I changed the order of three pages now the text flows to the original pages instead of to the replacement page. How do I get the text to flow correctly?
Relink the frames, click on tho out-square bottom right to the should-be-next frame. Sometime click short wth holding the cmmd/ctrl key to select the nect frame.
I was going to add a note to Willi's instructions, but here's a complete page on how text pages link and thread — all good, relevant info:
It's a bigger problem than it first appeared. We have some very messed up pages. At this point we have double text boxes on some of the affected pages in addition to the text not flowing right. There may be other problems we aren't aware of. I'm going to contact a person we know for a few hours worth of InDesign lessons. Hopefully, she can point out our errors and straighten things out. Thanks for the help though. It's nice to know people are willing to help.
Lessons are always good, but here's what might be a simple solution: create a new document with the same page layout. Be sure "Primary Text Frame" is checked when you do the setup.
Select all the text from the faulty document (Just Ctrl-A in the text flow, then Ctrl-C to copy it). Put the text cursor in the first text frame of the new document, and Ctrl-V to paste it. Should flow into a near-duplicate of the old doc with all the material in the right order.
Might be easier than untangling a mangled doc.
You don't have to risk the original at all.
Create a completely new document with the page size and margins of the original (or, this is the time to tweak them for good print standards — a typical mistake is to make the inside margin too small).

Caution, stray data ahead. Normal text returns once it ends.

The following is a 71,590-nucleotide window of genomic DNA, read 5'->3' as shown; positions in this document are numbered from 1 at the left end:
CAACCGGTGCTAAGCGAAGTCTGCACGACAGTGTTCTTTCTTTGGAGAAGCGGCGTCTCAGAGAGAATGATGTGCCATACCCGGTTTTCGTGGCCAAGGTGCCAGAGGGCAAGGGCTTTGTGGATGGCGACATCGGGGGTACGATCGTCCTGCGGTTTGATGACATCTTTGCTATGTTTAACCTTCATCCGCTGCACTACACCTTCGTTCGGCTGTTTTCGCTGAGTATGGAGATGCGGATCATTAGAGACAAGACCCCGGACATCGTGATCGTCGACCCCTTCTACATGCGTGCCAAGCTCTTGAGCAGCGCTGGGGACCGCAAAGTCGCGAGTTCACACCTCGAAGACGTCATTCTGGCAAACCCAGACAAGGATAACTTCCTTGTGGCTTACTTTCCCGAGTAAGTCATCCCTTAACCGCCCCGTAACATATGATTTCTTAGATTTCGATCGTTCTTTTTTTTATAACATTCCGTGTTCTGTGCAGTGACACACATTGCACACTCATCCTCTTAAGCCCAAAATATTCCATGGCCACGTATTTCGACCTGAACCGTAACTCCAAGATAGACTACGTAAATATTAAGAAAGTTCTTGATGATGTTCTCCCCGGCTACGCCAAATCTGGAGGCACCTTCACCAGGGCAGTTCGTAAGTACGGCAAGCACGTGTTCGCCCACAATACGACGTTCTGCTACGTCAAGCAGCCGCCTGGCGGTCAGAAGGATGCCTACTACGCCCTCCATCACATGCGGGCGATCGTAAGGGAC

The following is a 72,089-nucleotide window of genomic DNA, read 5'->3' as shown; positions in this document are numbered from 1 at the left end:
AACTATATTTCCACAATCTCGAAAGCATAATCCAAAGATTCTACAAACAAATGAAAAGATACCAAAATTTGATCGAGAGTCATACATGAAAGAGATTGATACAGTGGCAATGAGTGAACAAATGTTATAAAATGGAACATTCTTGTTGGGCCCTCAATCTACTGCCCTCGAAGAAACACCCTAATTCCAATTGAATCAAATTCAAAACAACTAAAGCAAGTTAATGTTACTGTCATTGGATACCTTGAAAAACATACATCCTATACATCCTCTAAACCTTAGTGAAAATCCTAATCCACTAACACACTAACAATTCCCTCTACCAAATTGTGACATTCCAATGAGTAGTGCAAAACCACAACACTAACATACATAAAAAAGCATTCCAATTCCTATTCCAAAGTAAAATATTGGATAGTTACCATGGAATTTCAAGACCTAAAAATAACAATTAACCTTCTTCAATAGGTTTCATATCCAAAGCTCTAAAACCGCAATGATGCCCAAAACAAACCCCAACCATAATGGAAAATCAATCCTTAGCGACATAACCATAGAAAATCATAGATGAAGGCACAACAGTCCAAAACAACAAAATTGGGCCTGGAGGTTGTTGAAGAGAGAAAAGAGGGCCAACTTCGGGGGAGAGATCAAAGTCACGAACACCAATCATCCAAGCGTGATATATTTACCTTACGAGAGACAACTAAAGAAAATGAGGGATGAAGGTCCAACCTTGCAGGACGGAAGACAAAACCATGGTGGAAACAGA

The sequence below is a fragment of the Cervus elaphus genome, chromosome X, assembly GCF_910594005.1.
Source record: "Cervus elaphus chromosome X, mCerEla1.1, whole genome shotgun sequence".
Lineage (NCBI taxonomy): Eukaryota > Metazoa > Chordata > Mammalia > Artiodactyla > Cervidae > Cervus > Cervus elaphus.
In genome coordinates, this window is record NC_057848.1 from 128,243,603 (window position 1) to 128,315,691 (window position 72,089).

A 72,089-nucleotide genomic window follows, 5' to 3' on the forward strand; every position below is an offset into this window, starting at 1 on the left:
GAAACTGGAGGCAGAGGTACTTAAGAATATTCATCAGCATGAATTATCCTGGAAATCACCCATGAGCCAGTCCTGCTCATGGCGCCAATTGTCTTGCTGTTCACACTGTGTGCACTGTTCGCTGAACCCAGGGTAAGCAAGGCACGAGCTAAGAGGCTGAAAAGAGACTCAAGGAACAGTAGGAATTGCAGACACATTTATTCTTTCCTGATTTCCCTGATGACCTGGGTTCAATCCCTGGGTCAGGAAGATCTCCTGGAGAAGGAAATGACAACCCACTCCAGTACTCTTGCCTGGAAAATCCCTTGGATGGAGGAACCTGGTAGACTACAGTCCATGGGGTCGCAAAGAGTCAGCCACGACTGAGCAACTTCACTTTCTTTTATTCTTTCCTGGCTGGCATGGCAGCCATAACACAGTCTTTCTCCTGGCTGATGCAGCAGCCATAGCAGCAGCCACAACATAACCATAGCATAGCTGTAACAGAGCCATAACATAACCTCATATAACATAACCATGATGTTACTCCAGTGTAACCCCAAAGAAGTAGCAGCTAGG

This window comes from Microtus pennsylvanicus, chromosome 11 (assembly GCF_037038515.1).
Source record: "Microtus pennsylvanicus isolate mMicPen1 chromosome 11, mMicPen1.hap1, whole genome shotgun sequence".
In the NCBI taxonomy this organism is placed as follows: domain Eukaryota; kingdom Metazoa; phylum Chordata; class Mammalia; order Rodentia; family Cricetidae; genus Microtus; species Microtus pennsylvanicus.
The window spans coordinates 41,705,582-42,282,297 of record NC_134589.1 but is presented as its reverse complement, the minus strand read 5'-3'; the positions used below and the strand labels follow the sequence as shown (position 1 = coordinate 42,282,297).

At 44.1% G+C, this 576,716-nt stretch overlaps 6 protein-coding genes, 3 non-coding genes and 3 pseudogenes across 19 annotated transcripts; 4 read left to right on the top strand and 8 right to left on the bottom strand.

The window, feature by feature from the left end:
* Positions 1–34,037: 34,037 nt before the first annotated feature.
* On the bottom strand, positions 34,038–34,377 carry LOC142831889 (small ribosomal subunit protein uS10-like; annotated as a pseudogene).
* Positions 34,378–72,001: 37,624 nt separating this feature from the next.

Make sure you have Facing Pages and Primary Text Frame checked when you create it.
Then open both documents, select/copy the entire flow from the original, and place/paste it in the new one. It should do a smooth new flow all the way to the end. And if you mess it up, just delete the pasted text and try again. The original book will be exactly as you left it. Save it as an archive edition.
Among other things, this will let you 'clean up' the new file considerably and get rid of excess baggage that can cause errors or just annoying editing glitches.
We just got back from a wonderful vacation in Nashville, so I haven't been able to respond to this post. My wife is going on a trip for a few days in about a week. I am going to try this when she is gone. It will save her (and me) a few grey hairs as she won't be looking over my shoulder and worrying about what I'm doing. This looks like the same advice as the previous reply so thanks to you both.